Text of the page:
The solution offered by Gazzard is starting young through financial education in schools and helping consumers regain their confidence by giving them clear information – not just focusing on increasing professionalism within the advice sector.
Gazzard recognises that in practice, the role of the regulator can be at odds with the desire to simplify. “The way regulation is going is not making things simple for people. The regulator wants every piece of information in a report so it can see that the planner has done their job and that the planner has covered all the bases with the client. But if you talk to planners about how many of their clients read it all, it is a tiny percentage.”
Simplification and clarification of the role of paraplanners is something Gazzard is keen to promote. He feels it is unhelpful that the term covers such a wide range of roles, from those who specialise in research through to highly qualified paraplanners with certified or chartered status.
“We beleve everyone should stick to the role profile that was developed for paraplanners by what was then the Financial Skills Council.
“At the IFP, one of [new IFP director of professional standards] Sam Rees-Adams’ objectives is set out a career path so people can get into ‘proper’ paraplanning. So whether you’re a trainee or a financial adviser looking to become a paraplanner you’ll understand the knowledge, skills, competencies and qualifications you’ll need and where to get them from.”
A discussion with the IFP on qualifications would not be complete without touching on the differences between its certified financial planning qualifaction and the Chartered Insurer’s Institute’s chartered financial planning qualification. Both are set at QCF level six but the latter is designed to test technical knowledge and the former the application of that knowledge.
Gazzard says the general public is more aware of the term chartered – although this does not necessarily translate into an increased awareness of charterered financial planners. He points out that certified status has global recognition. “We know that in the Uk there are coming up to 4,000 chartered financial planners and 1,000 certified financial planners. But there are over 150,000 certified financial planners globally.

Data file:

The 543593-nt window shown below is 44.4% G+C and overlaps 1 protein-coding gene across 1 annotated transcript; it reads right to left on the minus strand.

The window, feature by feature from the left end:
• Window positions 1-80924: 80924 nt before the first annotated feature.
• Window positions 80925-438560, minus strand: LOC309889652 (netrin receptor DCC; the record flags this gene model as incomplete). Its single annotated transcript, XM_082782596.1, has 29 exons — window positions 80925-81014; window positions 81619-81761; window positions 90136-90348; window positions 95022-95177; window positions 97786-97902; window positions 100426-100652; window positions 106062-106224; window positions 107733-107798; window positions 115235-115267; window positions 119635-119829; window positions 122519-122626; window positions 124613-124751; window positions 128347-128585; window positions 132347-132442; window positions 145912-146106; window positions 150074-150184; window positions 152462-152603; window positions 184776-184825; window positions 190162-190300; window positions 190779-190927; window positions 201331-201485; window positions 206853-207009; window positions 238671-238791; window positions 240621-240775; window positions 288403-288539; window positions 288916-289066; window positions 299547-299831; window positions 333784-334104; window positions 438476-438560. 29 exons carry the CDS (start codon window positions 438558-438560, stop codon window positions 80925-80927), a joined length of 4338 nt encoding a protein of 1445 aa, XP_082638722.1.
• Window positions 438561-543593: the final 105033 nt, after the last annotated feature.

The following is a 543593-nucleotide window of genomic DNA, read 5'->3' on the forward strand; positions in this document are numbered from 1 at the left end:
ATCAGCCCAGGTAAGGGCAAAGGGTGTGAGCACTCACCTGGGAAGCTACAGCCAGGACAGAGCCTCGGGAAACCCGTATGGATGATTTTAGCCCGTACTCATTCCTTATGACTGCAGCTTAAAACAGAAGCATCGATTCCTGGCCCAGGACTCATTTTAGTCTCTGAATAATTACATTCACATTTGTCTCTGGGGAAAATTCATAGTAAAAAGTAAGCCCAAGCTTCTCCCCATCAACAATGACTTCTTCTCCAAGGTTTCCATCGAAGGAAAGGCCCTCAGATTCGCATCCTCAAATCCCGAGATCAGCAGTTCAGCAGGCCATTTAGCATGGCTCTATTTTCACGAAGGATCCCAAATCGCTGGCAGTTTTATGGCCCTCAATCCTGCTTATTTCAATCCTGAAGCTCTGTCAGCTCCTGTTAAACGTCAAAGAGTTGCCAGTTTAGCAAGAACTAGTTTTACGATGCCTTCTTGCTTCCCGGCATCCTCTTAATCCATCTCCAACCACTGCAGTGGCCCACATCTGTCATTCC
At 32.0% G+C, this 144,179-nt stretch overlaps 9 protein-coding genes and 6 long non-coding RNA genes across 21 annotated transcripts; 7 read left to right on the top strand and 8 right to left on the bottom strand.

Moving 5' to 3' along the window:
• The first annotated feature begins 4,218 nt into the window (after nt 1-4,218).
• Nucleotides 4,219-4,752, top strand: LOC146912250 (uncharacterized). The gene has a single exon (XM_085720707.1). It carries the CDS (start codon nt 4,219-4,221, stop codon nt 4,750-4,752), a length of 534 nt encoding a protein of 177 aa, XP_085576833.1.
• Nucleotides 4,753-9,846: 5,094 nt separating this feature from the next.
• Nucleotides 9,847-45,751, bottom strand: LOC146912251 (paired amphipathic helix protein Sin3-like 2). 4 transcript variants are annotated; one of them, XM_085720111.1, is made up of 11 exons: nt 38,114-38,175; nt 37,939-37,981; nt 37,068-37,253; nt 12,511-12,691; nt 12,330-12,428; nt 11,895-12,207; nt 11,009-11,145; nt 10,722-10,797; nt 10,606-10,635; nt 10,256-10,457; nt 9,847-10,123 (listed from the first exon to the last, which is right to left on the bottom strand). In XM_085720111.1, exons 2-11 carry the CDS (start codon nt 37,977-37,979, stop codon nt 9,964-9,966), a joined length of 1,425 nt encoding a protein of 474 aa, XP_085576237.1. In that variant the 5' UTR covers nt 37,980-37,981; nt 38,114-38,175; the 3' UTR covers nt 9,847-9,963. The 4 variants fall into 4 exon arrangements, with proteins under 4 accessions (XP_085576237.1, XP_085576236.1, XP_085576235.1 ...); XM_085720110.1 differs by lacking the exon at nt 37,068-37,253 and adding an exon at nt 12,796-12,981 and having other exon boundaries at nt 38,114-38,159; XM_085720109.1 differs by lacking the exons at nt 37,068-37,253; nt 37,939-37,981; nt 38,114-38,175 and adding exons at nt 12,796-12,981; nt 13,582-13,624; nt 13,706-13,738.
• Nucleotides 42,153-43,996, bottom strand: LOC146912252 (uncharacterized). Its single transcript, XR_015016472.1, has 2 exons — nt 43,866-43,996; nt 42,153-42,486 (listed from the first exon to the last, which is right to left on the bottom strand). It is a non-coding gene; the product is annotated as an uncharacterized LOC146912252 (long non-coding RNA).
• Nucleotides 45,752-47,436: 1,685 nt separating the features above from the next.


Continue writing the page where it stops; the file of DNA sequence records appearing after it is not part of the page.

“I urge everybody to consider both qualifications. I accept and understand the need for people to reach the highest level they can and gain technical ability in key areas – but it doesn’t help if you can’t apply the knowledge you have.”
Lives: Portishead, North Somerset
Education: Gordano School
Career: 2008-present: chief operating officer and currently interim CEO, Institute of Financial Planning; 2006-08: business operations and development director, 2006-08: business operations and development director, Fidelity FundsNetwork; 2004-06 director, J&T Associates; 1999-2004: various roles at Egg, including head of Prudential Bank and UK business development director, 1991-1999: various business development and sales management roles, Save & Prosper/Flemings; 1990-1991: consultant, Prudential Holborn, 1984-1990: inspector, Scottish Equitable
Likes: Playing and coaching sport, can-do attitudes, nights in with my wife, long walks with my dog Rioja
Dislikes: Ignorance, injustice, negative attitudes, neck ties
Drives: Mercedes SL
Book: Catch 22 by Joseph Heller
Film: Harold & Maude
Album: Bryter Layter by Nick Drake
Career ambition: Learn new things, work with great people, and to make a difference
Life ambition: Be happy (although my wife says I shouldn’t aim too high!)
If I wasn’t doing this I would be… a PE Teacher